Much can be said about where diplomatic practice is or should be going, and more fundamental than anything else is probably that networking has become the conceptual basis of diplomacy today. National governments need to adapt to new rules of international relations and traditionally hierarchically organized foreign ministries are in the process of adapting to ‘horizontal’ dynamics. What gives individual diplomats added value is more and more determined by what they can contribute to networks in which officials and governments are no longer at the centre. This runs counter to traditional perceptions by officials. And then there is of course the new digital dimension showing up most aspects of diplomacy. Its major importance in this digital age is evident and for starters diplomatic functions will be re-defined to meet changing needs. The obvious example here is that gathering information may be easier for foreign ministries, but that processing and analyzing it will be much more complex.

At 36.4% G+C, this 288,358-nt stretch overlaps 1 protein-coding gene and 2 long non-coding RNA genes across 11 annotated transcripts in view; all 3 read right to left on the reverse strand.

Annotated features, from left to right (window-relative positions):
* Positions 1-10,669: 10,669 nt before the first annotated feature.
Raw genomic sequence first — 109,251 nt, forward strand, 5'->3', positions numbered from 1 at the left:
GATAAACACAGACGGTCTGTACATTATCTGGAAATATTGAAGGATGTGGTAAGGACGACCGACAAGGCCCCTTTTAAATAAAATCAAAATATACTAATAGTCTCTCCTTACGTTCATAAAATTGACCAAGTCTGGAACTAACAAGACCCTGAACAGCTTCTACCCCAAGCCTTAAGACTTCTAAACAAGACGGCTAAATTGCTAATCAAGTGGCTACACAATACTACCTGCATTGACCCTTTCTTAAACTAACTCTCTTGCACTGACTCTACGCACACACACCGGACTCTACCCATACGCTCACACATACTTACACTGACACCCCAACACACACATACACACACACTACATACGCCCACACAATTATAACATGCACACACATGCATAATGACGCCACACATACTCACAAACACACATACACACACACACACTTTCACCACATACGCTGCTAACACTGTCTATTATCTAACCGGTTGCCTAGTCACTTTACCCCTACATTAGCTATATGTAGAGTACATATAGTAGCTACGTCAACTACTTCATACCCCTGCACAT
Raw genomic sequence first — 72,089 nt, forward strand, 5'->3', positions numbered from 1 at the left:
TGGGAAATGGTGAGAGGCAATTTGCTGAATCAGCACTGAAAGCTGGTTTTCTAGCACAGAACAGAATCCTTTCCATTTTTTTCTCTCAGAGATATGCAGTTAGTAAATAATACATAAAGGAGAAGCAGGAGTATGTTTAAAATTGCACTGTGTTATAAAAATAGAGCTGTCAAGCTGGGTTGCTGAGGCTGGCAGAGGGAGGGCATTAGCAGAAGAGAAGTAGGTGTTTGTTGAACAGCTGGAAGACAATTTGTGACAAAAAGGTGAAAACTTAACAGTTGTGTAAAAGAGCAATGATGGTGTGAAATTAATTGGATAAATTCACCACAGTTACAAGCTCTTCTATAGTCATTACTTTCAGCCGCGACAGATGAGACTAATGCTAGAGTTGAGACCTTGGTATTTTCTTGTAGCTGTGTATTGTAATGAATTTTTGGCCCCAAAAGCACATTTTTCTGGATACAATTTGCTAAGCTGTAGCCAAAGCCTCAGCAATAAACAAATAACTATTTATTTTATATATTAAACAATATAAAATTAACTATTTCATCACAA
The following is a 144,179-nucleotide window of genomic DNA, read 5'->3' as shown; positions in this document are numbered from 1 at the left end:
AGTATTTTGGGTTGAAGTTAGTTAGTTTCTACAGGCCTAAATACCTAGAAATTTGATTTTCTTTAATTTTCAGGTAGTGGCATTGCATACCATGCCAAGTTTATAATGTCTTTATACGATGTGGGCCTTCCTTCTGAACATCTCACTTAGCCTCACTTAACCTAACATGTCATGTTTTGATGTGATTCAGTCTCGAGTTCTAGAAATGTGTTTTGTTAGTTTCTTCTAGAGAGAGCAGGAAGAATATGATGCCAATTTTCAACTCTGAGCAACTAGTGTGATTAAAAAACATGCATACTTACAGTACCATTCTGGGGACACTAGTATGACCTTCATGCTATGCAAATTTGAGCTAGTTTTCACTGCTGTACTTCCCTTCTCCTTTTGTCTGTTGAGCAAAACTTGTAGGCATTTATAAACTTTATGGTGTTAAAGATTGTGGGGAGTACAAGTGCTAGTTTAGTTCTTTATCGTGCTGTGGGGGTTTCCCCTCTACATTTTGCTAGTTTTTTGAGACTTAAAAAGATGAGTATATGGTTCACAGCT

It is important to see public diplomacy in this larger framework of diplomatic change, even to the point that the term public diplomacy may become redundant. Diplomacy simply includes public diplomacy. Public diplomacy is epiphenomenal, in other words: a symptom of wider patterns of change in diplomacy. The role of public diplomacy in a globalized world is that it helps including more and more people in diplomacy and it is much more than image promotion, or even relationship building. It helps solving international problems. Like all diplomacy, public diplomacy can be used for all sorts of purposes. The truth is, this includes undercutting one’s opponents, which brings us closer to propaganda and the use of modern means of communication to serve nationalist agenda’s. We can see examples of this in the sometimes tense international relationships in Northeast Asia.